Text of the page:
From the deforestation of the rainforest, the protection of species, the poverty of the population to natural disasters and corruption – Borneo is struggling with a long list of problems that can only be tackled bit by bit in international cooperation. There are many individual puzzle pieces that have to come together here. What part the nehemia team plays is told by employee Ibu Luisa, who heads the Montessori kindergarten in Melingkat.

„When I first heard about Montessori I had no idea what this was supposed to be. I only knew the classic system used in Kalimantan and I was very reluctant to implement any new ideas because I thought it was just going to lead us into a big mess. Today I am very happy we decided to try it anyways. 

When we first started out with the classic method we didn‘t see a big impact in the children‘s later life. Yes, as soon as they start going to school you can tell which ones had visited a kindergarten prior to that. But the only difference from our children to any other kindergarten kids was that we taught them more about God. 

But after we started implementing Montessori methods I could see a steady improvement: when the children go to school the teachers start ranking them and usually the ten best students of a class get a special certificate of recognition. We get the feedback that the majority of the kids who get a certificate actually come from our kindergarten and the principal of the primary school encourages people regularly to send their children to us.

What distinguishes us from the others is our approach. A sad thing that I see often is that there are too many teachers just working for their paycheck. There is little true commitment to actually teaching and developing children. 

Every child has abilities and skills but as teachers we need to take the time to find these and develop them.

For this it takes faithful and committed teachers. 

A big problem for many children is the infrastructure. In a rural place like this, access to quality education is limited. The child‘s background is not as important as you might think – all children have potential. There are young men and women from this village who went to university and finished their Master‘s degree. All children have potential. But it takes people who see it in them and help them build on that raw potential.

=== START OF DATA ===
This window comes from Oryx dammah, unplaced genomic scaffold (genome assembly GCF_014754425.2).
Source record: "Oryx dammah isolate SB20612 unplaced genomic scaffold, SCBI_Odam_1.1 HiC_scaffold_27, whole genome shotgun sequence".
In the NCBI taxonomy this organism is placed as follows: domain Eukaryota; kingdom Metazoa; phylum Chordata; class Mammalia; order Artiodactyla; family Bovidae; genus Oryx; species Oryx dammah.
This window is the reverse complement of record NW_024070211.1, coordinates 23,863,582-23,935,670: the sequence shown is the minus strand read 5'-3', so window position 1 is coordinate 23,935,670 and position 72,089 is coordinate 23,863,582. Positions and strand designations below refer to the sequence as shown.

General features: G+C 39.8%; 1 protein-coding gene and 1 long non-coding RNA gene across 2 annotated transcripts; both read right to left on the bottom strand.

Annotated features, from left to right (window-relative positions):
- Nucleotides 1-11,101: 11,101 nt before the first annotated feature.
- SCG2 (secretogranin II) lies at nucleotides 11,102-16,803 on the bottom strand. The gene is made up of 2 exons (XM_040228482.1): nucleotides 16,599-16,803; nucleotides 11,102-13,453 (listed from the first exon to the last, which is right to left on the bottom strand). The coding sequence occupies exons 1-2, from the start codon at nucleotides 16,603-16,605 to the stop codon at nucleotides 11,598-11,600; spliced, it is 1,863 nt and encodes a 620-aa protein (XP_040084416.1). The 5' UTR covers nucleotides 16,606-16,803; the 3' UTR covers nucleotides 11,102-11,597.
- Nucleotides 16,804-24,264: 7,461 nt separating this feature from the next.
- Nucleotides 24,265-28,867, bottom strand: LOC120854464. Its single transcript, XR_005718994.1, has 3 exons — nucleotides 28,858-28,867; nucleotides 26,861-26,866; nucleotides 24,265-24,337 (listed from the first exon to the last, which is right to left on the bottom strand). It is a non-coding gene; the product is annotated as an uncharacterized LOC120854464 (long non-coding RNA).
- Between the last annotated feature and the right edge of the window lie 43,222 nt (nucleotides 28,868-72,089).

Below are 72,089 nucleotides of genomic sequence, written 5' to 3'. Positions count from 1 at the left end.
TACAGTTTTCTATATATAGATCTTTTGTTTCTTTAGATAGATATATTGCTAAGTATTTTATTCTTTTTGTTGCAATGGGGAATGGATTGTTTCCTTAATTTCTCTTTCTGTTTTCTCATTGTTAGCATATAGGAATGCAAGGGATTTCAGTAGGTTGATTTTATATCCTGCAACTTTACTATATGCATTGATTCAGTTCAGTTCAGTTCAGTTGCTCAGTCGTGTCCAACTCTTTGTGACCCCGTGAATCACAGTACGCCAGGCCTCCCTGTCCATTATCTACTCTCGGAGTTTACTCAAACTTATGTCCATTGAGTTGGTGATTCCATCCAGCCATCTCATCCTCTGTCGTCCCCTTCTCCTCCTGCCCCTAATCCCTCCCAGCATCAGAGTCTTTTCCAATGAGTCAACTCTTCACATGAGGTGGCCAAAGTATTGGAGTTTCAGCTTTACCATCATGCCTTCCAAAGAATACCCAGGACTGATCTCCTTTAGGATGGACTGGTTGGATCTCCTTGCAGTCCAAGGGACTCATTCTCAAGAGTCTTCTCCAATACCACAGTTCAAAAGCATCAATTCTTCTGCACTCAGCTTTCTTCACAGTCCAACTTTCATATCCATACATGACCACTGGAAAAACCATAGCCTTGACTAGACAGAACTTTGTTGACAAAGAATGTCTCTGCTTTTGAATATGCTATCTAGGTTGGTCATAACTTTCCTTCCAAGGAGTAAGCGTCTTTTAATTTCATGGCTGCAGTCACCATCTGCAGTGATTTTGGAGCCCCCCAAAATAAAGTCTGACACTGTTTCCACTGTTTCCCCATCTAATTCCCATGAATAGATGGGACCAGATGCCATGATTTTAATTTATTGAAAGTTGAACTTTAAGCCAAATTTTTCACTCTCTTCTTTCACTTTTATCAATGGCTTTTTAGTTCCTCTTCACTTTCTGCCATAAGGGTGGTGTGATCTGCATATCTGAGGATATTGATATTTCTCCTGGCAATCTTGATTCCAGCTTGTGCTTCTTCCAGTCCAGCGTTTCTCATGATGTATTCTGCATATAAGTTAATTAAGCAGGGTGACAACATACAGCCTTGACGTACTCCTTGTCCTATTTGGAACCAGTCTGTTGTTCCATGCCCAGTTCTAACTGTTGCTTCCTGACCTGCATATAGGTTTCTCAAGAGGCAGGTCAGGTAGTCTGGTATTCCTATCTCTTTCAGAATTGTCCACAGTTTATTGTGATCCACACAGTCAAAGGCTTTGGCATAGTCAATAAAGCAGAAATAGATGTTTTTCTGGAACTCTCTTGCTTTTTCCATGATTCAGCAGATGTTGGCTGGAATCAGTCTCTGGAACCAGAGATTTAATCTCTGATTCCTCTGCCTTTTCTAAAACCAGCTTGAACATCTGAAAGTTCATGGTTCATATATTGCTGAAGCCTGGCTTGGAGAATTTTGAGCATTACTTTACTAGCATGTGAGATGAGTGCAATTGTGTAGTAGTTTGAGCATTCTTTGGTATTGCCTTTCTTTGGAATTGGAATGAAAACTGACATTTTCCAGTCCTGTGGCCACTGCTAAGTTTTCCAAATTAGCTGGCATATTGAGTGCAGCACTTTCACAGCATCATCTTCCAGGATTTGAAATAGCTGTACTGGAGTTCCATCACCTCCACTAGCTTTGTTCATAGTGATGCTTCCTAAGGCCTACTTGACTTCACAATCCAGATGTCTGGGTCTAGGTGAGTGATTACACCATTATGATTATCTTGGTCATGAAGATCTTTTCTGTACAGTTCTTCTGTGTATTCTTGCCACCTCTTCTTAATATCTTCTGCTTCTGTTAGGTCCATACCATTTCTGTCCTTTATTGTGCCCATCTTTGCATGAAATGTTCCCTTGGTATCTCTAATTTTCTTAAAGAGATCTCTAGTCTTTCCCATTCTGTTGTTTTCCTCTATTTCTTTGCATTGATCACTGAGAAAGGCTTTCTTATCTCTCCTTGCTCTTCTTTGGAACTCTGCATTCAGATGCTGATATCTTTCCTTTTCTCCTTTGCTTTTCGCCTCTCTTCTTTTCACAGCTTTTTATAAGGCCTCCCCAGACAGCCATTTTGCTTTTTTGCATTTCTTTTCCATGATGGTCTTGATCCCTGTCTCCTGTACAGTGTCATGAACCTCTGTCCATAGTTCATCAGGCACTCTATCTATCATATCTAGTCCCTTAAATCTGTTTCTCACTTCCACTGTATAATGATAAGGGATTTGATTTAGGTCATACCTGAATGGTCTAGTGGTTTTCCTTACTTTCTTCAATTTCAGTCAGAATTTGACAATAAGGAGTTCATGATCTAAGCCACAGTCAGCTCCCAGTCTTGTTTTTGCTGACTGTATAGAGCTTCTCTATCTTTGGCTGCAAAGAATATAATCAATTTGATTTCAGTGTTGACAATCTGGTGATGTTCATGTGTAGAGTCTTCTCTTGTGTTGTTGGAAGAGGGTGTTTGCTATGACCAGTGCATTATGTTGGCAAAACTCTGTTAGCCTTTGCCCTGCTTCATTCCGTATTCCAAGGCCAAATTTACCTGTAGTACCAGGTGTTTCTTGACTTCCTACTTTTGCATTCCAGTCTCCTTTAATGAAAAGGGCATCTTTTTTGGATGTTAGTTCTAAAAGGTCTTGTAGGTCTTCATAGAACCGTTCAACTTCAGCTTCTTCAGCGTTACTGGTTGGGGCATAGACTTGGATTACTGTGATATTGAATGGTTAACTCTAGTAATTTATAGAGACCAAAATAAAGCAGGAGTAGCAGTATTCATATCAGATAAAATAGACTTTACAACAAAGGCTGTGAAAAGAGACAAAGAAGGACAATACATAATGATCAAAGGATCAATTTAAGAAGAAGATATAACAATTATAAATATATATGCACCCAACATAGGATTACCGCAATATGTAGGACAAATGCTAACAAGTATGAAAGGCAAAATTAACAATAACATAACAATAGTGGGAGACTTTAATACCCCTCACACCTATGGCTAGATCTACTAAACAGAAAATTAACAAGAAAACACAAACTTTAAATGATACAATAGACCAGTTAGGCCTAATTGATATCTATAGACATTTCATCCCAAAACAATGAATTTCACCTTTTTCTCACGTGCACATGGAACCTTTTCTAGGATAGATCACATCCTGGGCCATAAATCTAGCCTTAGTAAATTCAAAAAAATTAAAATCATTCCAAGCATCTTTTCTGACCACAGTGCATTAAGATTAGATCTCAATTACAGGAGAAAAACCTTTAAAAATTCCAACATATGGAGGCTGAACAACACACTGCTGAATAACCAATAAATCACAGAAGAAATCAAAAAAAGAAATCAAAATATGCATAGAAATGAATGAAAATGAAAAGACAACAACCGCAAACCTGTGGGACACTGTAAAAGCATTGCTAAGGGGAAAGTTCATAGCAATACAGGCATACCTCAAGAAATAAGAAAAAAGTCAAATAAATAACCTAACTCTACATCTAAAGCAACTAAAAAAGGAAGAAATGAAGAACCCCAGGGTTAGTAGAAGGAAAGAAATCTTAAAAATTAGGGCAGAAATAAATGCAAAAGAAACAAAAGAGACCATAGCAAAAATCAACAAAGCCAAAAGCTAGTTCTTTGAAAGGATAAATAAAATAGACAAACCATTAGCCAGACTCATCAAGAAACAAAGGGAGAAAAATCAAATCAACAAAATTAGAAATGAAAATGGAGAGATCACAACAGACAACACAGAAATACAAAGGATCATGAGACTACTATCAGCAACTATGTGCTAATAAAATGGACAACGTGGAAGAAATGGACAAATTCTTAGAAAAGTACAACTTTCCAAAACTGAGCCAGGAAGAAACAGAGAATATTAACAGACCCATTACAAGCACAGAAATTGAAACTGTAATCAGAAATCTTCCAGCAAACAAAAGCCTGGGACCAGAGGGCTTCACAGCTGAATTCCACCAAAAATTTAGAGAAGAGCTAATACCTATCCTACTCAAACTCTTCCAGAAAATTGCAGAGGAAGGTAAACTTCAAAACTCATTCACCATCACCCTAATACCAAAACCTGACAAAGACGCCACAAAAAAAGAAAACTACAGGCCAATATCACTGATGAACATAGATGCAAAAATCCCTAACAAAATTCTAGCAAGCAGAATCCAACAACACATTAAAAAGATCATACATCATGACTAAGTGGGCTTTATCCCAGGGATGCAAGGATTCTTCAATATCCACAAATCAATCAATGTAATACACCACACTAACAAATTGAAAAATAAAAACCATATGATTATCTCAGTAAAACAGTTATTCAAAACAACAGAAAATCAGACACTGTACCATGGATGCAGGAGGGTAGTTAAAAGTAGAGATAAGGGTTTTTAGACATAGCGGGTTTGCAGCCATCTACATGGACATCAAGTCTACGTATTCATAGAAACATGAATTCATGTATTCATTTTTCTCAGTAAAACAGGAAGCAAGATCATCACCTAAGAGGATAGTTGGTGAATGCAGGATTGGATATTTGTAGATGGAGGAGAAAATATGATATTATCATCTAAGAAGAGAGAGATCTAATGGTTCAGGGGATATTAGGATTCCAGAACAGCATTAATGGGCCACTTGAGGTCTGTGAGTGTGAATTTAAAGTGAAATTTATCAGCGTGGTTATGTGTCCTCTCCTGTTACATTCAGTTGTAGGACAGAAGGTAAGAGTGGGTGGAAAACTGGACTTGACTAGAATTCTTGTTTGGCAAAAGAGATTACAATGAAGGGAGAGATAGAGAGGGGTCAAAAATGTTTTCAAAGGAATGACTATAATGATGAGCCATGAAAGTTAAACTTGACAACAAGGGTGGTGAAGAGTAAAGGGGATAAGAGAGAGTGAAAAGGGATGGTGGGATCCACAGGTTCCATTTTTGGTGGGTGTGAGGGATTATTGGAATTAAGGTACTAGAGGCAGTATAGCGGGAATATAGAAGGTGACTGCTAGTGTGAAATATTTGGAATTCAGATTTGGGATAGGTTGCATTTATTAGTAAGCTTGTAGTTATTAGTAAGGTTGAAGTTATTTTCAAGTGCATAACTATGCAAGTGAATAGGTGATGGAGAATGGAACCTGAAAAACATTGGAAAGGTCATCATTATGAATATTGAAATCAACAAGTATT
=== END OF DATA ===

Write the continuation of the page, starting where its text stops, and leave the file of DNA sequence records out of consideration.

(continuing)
A problem for the children of places like Melingkat are cultural practices that affect parents and children alike. One of the patterns we have seen is that in families with poorly educated parents, there is often no value seen in education at all. Parents believe it is enough to send their children to primary school – and then do a paid job. But bit by bit, we try to break through old ways of thinking and to promote things that advance the village community.

We already see the fruits of our work in our village, even in interpersonal aspects. Families from different faiths often have complicated, even rival, relationships here. But because we accept children from all denominations and teach them about friendship, respect and care, the children bring these values back home and that changes the families and in the end even the whole village community. We can already feel the change, it‘s wonderful.

I believe, for a kid of this age character development is of utmost importance, and internalizing healthy foundations. Children usually develop an interest in learning automatically.








That is a root problem in our country. Because that leads to things like corruption and political decisions that harm our nation in the long run.

Of course, people will stick to old habits and pass on what they grew up with and we cannot change that. But our children here grow up with an alternative, to seeing and doing things differently. We are raising a generation that can bring about positive change in our country, based on more integrity and faith. That is the contribution we make here in our villages.”